“Venere che sona d’arpa e due amori”:
Marco Marazzoli at the Barberini Court

Elisabetta Frullini

Synopsis: Is the harp depicted in Giovanni Lanfranco's painting <i>Venus Playing the Harp</i> the one we refer to as the Barberini Harp? Is it also the same instrument as that made for the famous 17th century harpist Marco Marazzoli, and commissioned by the Barberini family, as documents uncovered by Chiara Granata tell us? Elisabetta Frullini presents arguments supporting affirmative answers to both, through attentive examination of Marazzoli’s life, work and position within the Barberini court. Building on Franca Trinchieri Camiz’s and Granata’s research, Frullini’s own archival research constructs a view of Marazzoli’s life as a harpist and a court gentleman, an adept musician and music teacher who also painted and entertained. Frullini juxtaposes detailed analysis of the context in which Lanfranco’s painting was described as found on Marazzoli's death with art-historical and iconographical analysis of Lanfranco’s painting and with the known facts and hypotheses on the relationship between Lanfranco, Marazzoli and the Barberini. This vivid picture of Marazzoli at the Barberini court highlights the aesthetic and social importance of such a precious musical instrument and the representations of it; and invokes a notion of a closeness among the arts in the environment of the Barberini court.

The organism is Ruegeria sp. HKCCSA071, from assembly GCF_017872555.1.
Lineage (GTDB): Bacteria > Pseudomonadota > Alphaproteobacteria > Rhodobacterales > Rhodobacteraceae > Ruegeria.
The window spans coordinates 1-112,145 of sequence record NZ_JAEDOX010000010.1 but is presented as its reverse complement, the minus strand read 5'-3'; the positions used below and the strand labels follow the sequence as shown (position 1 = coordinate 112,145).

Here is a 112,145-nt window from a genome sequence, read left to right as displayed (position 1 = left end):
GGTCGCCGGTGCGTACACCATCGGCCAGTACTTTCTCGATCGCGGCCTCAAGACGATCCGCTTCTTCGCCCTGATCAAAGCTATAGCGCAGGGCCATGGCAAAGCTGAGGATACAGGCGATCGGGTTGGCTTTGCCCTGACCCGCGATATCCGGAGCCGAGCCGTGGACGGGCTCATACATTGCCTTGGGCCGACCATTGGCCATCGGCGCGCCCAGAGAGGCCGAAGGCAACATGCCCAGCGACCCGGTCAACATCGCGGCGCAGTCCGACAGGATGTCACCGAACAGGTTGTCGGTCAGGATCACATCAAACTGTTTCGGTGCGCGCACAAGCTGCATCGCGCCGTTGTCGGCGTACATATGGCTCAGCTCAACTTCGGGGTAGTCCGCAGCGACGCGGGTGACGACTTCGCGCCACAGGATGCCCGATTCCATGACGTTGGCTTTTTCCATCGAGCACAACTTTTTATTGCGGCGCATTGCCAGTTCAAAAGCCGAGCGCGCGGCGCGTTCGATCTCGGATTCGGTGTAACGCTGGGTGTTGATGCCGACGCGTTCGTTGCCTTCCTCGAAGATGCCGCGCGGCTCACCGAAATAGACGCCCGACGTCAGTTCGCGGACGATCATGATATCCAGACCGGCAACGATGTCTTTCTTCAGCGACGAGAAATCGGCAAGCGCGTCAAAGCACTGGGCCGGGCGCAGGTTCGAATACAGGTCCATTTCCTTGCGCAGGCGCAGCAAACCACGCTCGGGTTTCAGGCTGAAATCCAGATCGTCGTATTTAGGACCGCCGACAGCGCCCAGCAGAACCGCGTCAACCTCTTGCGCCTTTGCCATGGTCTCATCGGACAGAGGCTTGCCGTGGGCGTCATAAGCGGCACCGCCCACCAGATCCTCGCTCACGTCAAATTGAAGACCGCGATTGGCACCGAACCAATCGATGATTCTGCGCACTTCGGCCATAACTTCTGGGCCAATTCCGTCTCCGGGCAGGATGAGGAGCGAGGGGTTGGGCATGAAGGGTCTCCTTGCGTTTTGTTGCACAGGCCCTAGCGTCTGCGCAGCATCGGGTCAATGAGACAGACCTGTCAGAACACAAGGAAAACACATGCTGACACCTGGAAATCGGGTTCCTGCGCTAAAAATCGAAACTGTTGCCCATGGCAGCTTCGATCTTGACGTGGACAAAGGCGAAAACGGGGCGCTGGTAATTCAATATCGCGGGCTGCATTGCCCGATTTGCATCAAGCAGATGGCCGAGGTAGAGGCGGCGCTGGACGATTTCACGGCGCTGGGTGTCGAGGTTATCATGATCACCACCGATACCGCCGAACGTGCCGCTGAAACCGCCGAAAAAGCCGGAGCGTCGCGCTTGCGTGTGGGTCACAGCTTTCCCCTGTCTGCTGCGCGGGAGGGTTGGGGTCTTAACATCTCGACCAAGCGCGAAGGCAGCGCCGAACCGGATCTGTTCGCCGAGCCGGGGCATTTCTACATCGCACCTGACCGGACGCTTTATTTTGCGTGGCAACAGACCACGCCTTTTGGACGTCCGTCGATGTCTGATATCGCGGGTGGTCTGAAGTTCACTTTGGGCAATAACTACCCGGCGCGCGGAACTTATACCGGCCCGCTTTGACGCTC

Link to the original version of this article in Italian: “Venere che sona d’arpa e due amori”: Marco Marazzoli alla corte dei Barberini
DOI: 10.5281/zenodo.7762635

Giovanni Lanfranco, Venere che suona l’arpa (Fig. 1).

This article focuses on a painting by Giovanni Lanfranco that is today on display at the Galleria Nazionale d’Arte Antica di Palazzo Barberini,1 depicting a harp very similar to the one usually referred to as the Barberini Harp,2 today at the Museo Nazionale degli Strumenti Musicali in Roma.

The Barberini Harp at the Museo Nazionale degli Strumenti Musicali (Fig. 2).

It had long been thought that the Barberini family commissioned the painter Giovanni Lanfranco to produce the painting, until it was discovered that it had in fact been bequeathed to Antonio Barberini by the famous harpist, composer and singer Marco Marazzoli.3 This article intends to provide insights into the painting with particular regard to the representation of the harp, and to offer a more precise consideration as to when this painting was created. Later, we intend to analyse the painting inside Marazzoli’s home by relating it to other paintings exhibited there.

1) The painting and Marazzoli